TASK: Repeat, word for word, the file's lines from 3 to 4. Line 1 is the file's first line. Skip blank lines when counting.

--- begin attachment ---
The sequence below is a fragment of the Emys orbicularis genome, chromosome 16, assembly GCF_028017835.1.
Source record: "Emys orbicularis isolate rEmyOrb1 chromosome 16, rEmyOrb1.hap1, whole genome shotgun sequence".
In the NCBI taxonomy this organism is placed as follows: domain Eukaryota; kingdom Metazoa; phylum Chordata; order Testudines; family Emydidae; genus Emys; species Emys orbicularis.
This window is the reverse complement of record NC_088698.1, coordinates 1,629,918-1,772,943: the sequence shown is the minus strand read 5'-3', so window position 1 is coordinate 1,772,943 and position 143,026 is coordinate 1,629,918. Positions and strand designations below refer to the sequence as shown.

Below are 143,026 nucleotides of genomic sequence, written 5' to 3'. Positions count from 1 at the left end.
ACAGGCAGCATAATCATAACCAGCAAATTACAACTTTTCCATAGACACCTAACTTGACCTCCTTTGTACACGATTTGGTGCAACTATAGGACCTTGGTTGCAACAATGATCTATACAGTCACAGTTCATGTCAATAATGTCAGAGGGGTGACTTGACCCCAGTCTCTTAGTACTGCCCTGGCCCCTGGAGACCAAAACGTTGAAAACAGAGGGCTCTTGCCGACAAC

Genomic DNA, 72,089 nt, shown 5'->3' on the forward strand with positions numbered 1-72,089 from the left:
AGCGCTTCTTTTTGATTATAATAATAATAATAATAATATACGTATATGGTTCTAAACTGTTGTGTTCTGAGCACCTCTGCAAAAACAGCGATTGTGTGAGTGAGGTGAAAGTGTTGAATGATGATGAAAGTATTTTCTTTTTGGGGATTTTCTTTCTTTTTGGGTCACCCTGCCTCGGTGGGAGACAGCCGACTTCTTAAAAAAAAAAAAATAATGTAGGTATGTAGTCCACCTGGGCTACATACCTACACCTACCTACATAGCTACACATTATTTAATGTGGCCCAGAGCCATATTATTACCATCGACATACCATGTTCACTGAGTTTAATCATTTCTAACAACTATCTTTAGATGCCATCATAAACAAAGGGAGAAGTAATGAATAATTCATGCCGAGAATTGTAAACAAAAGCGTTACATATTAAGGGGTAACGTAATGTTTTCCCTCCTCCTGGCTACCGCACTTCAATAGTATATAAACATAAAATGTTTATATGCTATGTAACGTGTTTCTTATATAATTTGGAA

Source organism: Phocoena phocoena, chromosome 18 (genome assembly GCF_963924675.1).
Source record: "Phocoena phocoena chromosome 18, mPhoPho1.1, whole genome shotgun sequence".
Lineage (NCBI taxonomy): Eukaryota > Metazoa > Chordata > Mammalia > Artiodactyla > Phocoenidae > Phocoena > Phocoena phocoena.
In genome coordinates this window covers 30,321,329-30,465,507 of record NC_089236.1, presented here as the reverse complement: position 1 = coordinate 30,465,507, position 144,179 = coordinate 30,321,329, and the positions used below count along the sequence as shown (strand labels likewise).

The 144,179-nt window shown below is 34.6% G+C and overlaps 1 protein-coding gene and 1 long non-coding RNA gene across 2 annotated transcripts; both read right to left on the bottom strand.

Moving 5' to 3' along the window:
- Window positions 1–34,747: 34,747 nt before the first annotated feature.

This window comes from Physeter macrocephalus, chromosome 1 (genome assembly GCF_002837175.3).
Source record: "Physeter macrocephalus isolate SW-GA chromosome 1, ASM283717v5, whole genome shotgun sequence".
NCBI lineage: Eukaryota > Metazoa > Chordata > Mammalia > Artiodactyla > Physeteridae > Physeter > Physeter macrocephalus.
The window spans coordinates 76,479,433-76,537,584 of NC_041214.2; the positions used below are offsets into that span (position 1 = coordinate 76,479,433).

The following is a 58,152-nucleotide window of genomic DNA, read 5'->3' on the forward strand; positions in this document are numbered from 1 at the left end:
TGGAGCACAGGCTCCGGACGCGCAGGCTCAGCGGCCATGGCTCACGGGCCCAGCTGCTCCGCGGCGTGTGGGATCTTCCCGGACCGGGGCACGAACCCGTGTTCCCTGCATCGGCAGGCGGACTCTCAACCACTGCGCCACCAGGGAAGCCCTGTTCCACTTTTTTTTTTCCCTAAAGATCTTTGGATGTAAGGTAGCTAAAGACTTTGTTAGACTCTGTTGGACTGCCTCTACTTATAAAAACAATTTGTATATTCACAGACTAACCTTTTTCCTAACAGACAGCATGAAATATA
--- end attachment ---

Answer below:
In the NCBI taxonomy this organism is placed as follows: domain Eukaryota; kingdom Metazoa; phylum Chordata; order Testudines; family Emydidae; genus Emys; species Emys orbicularis.
This window is the reverse complement of record NC_088698.1, coordinates 1,629,918-1,772,943: the sequence shown is the minus strand read 5'-3', so window position 1 is coordinate 1,772,943 and position 143,026 is coordinate 1,629,918. Positions and strand designations below refer to the sequence as shown.